SOAS University of London

Centre of South East Asian Studies

The Implication of the Thai Military’s Enforcement of Thai-style Democracy on Thai Society and Politics since the 2014 military coup d’état

THIS EVENT IS ARCHIVED
Thai Military Style Democracy
Dr Titipol Phakdeewanich (Ubon Ratchathani University, Thailand)

Date: 3 December 2018Time: 5:15 PM

Finishes: 3 December 2018Time: 7:00 PM

Venue: 21/22 Russell Square Room: T102

Type of Event: Seminar

Abstract

After the National Council for Peace and Order (NCPO) staged a military coup d’état on the 22nd of May 2014, the NCPO has claimed that reforming Thailand and restoring democracy are its main priorities. Nevertheless, the NCPO and Thai establishment continue to alienate and undermine the principle of ‘liberal democracy’, arguing that this is a foreign and Western concept that cannot fit well with Thailand.

As such, the NCPO has argued that Thailand has to search for its own form of democracy, one enshrined by Thai cultural heritage, known as Thai-style democracy. However, the notion of Thai-style democracy remains largely ambiguous, and is often perceived as a mechanism used by the military and establishment to undermine the liberties and freedoms of the country’s citizens.

A question arises to what extent the notion of Thai-style democracy has become an obstacle to democratisation, and the promotion and protection of human rights in Thailand. In addition, this seminar will also discuss how the Thai societal structure and cultural heritage both are the contributing factors and beneficiary to the enforcement of Thai-style democracy.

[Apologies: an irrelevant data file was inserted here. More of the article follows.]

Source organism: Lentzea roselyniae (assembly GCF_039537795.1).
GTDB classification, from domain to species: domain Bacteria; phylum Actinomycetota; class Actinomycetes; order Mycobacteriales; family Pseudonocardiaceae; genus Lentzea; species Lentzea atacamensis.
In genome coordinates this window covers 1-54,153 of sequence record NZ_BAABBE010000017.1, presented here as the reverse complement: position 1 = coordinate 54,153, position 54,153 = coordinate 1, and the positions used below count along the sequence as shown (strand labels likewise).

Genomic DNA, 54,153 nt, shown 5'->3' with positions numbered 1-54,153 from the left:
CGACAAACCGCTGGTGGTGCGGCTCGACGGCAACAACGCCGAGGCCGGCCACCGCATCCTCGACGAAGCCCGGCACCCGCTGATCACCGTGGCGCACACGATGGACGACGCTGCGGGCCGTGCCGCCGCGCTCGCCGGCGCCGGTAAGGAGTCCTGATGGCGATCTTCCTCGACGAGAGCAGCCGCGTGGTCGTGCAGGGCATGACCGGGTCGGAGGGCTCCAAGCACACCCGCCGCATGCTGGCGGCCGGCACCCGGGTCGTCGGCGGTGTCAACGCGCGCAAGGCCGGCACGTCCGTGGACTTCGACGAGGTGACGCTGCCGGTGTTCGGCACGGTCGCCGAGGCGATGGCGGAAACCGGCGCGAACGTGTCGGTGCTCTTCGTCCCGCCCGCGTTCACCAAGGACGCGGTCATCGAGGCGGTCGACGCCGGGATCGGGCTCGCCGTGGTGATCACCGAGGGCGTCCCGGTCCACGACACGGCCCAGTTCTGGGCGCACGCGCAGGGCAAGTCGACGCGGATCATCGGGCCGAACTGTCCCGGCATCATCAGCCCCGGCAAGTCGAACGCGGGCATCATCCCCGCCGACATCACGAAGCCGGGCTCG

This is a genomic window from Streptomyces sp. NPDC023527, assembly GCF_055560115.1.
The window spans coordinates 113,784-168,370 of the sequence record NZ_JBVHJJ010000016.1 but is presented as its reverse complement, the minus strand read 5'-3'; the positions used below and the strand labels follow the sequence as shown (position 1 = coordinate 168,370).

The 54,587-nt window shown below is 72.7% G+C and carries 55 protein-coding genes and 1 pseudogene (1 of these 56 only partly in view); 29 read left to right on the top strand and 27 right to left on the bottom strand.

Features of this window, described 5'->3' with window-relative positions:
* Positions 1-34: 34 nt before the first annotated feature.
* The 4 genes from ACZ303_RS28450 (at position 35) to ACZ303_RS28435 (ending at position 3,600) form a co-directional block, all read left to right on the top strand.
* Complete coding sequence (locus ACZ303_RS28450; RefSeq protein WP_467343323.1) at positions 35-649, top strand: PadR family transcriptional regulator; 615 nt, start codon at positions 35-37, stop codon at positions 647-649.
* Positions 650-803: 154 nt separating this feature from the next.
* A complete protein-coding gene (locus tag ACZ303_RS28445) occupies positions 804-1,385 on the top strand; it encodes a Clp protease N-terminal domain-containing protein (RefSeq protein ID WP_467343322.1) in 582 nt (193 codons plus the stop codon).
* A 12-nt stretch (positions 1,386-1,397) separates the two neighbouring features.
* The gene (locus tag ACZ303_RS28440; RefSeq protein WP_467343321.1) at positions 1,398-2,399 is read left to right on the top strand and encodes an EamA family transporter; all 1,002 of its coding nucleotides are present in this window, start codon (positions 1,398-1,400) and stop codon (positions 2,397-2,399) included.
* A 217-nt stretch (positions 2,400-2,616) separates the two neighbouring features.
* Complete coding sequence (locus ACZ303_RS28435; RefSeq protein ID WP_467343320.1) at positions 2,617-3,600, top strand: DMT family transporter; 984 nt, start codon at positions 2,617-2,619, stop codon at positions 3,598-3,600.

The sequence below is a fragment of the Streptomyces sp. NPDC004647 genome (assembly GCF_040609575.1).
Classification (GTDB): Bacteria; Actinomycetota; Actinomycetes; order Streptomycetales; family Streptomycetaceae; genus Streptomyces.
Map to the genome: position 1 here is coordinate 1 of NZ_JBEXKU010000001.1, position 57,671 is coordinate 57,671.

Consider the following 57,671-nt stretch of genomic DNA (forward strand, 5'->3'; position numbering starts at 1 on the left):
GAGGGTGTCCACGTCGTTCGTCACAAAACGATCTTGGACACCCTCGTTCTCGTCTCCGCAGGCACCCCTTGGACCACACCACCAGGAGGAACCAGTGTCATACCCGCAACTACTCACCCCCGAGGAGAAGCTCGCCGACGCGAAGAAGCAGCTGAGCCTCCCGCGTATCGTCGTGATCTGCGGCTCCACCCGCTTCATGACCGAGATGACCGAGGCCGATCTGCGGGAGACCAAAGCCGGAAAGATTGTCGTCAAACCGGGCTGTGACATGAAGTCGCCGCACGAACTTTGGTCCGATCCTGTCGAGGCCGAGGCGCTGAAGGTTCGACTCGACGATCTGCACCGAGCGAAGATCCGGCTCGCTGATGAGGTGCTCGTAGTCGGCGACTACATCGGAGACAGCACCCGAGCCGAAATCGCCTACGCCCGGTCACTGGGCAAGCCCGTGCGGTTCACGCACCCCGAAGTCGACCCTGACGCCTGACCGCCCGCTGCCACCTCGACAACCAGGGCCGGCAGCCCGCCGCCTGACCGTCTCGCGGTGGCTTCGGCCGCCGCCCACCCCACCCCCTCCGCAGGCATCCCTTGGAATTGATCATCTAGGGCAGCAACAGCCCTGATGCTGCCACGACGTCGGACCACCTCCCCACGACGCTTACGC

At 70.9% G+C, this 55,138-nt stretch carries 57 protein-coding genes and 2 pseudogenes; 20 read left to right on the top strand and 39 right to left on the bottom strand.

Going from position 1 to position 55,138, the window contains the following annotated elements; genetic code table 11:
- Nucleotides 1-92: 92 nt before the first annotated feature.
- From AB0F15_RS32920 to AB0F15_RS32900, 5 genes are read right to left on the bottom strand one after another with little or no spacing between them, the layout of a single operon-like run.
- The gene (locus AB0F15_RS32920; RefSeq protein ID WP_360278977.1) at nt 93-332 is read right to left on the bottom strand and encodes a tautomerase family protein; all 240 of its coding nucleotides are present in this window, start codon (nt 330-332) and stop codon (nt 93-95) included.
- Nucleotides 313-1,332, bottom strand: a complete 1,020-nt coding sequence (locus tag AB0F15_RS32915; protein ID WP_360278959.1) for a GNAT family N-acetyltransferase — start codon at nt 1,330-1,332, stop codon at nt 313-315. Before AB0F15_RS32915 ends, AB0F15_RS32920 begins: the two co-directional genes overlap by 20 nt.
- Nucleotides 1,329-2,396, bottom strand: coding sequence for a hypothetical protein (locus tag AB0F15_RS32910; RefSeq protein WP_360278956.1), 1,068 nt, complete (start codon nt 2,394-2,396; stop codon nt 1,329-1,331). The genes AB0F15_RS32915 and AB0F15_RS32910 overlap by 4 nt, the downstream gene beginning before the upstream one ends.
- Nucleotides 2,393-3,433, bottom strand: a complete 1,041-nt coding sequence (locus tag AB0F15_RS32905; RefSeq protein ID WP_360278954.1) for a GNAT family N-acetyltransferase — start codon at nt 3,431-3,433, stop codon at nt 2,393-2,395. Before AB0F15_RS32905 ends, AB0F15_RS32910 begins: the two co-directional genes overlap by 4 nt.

Titipol Phakdeewanich

Speaker Biography

Dr Titipol Phakdeewanich is a political scientist, at the Faculty of Political Science at Ubon Ratchathani University. It has been a key component of the work of Titipol, to highlight the promotion and protection of human rights, the plight and injustice in the lives of the rural poor, and to look towards finding actual solutions to these problems, which can have a tangible positive effect on the lives of under-represented and disenfranchised groups such as these, as well as other marginalised groups within Thailand.

Although, since the 2014 military coup d’état led by the National Council for Peace and Order or NCPO, Titipol has been closely monitored by the NCPO, because of his work on democracy and human rights, but he remains committed to work to support the promotion of democracy and human rights within Thailand.

Registration

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Organiser: SOAS Centre of South East Asian Studies

Contact email: centres@soas.ac.uk

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